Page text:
TM: Well, I knew the U.S. and Japan weren't getting, they weren't getting along very good, and there was talk of war ever since the First World War, I guess. Only thing is, Japan was on a different side then. Like, Admiral Togo of Japan was a big hero around here, even, because he got, he beat the Russian navy in a battle there.

FK: What were you doing and how did you hear about Pearl Harbor? Where were you and what were you doing when you heard about Pearl Harbor?

TM: Well, I was home, Mits Katayama came down and we just sat in his car, and we didn't even get out of the car, listening to the radio. And I said, "What's happening here?" And he said Japan just attacked Pearl Harbor and the war is on.

FK: What was your, did you have a feeling or a reaction to hearing that happening?

TM: No.

FK: Any thoughts, how were you, what were you thinking as far as how that might affect relationships with, like, Caucasians or other people?

TM: [Pauses] I don't know...

<End Segment 5> - Copyright © 2006 Densho. All Rights Reserved.

<Begin Segment 6>

FK: Can you tell me about when the FBI came to Bainbridge Island, what happened then?

TM: Yeah, well, I was working in the greenhouse. I wasn't home but the other guys were home. They said they looked through everything. I was working in the greenhouse and the guy comes in there and sits down there, just watching me and he wouldn't say nothing. So I said, "Well, what's going on here?" and he wouldn't tell me. Then they grabbed Shig and his father and mother, and started interrogating them, I guess. I didn't see them the whole time that the FBI was down at the Furuta's place there, then it wasn't 'til after I got home that I found out that the FBI was around.

FK: So how did that affect your family?

TM: Well, it didn't affect anybody. Oh, they, first, they grabbed my mother and took her to the immigration station in Seattle, I guess, and interrogated her some more. Then she came back, because they didn't have anything on her, I guess, except when she got married and all that red tape there, that she came as a certain person and then the name changed and this and that.

FK: Were you home when they actually took your mother away?

TM: No.

FK: Do you remember what feelings you had when that happened?

TM: Yeah. Yeah, they grabbed a few more other people, like Mr. Otaki and Mr. Suyematsu and them, but they came back. They couldn't have, they couldn't... didn't have anything on 'em, I guess. And some of 'em they held on to, like your father and Mr. Nishimori, and Terashita, Nishi and Hayashida, they practically, they didn't come back to join the family until after about a year in camp, when they came back.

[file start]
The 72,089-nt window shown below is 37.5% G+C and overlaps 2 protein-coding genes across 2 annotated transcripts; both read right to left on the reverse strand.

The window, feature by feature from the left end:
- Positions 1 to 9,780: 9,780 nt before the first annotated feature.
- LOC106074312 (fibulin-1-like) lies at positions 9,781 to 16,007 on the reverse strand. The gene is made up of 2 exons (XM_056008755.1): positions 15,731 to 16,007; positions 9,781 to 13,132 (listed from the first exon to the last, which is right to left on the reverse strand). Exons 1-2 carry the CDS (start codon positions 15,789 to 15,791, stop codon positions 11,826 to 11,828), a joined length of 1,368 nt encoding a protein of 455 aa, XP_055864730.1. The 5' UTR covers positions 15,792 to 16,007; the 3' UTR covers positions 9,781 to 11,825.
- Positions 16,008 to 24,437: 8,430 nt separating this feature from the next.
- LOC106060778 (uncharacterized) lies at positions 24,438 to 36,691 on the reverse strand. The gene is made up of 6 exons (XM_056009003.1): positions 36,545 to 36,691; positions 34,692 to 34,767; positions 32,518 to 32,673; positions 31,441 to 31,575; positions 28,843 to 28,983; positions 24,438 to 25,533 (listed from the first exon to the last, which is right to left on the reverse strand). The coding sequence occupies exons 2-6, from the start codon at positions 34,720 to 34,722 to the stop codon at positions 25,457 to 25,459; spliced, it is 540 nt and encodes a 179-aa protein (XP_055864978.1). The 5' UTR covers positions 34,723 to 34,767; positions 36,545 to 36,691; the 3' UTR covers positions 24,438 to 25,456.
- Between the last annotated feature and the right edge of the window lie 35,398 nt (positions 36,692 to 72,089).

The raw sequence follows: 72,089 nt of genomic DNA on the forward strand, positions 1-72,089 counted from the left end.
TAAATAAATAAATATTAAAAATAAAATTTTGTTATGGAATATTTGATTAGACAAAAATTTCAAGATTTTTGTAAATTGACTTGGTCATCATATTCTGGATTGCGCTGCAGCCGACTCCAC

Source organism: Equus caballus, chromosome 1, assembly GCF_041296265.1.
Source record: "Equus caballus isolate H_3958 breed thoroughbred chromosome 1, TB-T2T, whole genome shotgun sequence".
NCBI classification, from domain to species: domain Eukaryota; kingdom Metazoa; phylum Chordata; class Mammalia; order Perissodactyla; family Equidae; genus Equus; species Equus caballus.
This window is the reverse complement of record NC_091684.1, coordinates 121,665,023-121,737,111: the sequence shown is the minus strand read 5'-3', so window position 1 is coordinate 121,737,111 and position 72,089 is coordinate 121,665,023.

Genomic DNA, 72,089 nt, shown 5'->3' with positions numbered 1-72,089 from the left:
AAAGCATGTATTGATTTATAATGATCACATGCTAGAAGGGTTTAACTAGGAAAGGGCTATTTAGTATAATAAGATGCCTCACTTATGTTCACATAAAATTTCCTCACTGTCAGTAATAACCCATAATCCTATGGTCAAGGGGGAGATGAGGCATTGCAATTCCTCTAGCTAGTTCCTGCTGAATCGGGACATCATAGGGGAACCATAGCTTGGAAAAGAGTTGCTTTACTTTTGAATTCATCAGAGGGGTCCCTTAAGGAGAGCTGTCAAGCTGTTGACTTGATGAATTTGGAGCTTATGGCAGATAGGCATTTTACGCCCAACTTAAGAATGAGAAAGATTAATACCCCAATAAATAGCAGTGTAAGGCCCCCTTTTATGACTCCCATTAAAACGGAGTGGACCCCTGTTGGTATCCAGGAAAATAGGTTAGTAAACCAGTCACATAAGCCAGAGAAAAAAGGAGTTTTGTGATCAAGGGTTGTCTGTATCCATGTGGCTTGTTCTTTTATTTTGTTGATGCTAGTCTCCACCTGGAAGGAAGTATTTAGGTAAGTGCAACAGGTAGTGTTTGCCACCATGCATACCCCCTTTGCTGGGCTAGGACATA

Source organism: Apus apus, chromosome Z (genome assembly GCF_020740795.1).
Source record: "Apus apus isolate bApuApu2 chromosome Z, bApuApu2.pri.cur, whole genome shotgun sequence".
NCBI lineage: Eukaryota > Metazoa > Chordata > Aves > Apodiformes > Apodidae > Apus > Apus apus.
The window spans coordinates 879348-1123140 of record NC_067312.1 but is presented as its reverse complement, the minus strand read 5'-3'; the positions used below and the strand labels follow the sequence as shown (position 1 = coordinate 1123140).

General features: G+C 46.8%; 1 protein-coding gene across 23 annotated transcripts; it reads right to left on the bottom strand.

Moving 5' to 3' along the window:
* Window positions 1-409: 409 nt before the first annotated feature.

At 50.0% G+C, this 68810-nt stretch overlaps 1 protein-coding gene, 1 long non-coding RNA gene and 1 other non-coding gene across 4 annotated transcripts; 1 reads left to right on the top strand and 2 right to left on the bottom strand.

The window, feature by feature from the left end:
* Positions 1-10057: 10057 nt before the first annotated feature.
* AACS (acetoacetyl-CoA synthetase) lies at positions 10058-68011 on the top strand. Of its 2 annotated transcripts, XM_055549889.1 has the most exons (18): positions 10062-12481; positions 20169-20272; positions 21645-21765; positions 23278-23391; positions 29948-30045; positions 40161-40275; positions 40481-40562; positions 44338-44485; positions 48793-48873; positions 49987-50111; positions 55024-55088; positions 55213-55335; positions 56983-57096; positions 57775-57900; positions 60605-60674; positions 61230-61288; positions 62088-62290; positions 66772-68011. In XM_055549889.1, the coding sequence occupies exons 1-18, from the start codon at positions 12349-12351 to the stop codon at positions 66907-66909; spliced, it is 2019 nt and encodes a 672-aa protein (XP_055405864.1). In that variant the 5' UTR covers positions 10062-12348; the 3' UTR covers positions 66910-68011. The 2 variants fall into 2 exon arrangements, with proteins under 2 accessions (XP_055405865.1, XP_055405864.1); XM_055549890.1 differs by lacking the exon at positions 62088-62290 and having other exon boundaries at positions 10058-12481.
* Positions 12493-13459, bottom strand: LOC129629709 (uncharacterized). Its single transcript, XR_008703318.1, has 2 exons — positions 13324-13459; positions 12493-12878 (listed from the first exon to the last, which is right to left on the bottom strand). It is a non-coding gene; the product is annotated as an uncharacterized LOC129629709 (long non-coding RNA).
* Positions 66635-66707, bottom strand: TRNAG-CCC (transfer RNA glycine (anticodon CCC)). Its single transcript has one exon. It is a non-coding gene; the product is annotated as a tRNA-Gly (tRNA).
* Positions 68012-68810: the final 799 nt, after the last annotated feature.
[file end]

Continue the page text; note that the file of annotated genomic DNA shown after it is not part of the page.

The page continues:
<End Segment 6> - Copyright © 2006 Densho. All Rights Reserved.

<Begin Segment 7>

FK: When did you start maybe getting the feeling that maybe people might be removed from Bainbridge Island because they were of Japanese descent? When did you first start getting the feeling that that might happen, or what triggered that off?

TM: I know that the people that got interrogated, they said the FBI knew quite a bit about Japanese life on the island -- where they've been, people that visited the old country and came back, whether they were men or women, they were really interrogated on this.

FK: Was the, when they posted the notices that we all had to go, was that the first time you realized that we were gonna have to close everything down and leave?

TM: Yeah.

FK: And then when those notices were posted, what feelings did you have?

TM: What?

FK: When those notices were posted on the posts and walls and things, what feelings went through your mind at that time?

TM: Well, yeah, I didn't know where we were going. They said there was a chance that Bainbridge was going to the Moses Lake area, the whole group. But then that kind of fell through, there were too many little kids and families and stuff. There wasn't anything, any place for them to go, except out of the restricted area.

FK: What things did you decide to do when you found out that we had to leave? What steps did you take and what did you decide to do?

TM: They had several meetings at the Japanese Hall there, and something about power of attorney and all that stuff. People left... they said you had to leave their farm. They didn't let you just leave it, they said somebody gotta be, you gotta get somebody to run that farm while you're gone, I guess. So you had to find somebody to take over. But our place was, nobody wanted it because it's so small and run down. One guy decided to hold, take it for one year, and then just went practically broke, so just left it. We had to get some, somebody from the American Friends took over and looked after that place until we came back.

FK: Was that someone on the island that did that?

TM: Yes, Orville Robertson.

FK: So he just, so the farm, he kinda looked after it, but no one really ran the farm while you were gone, then?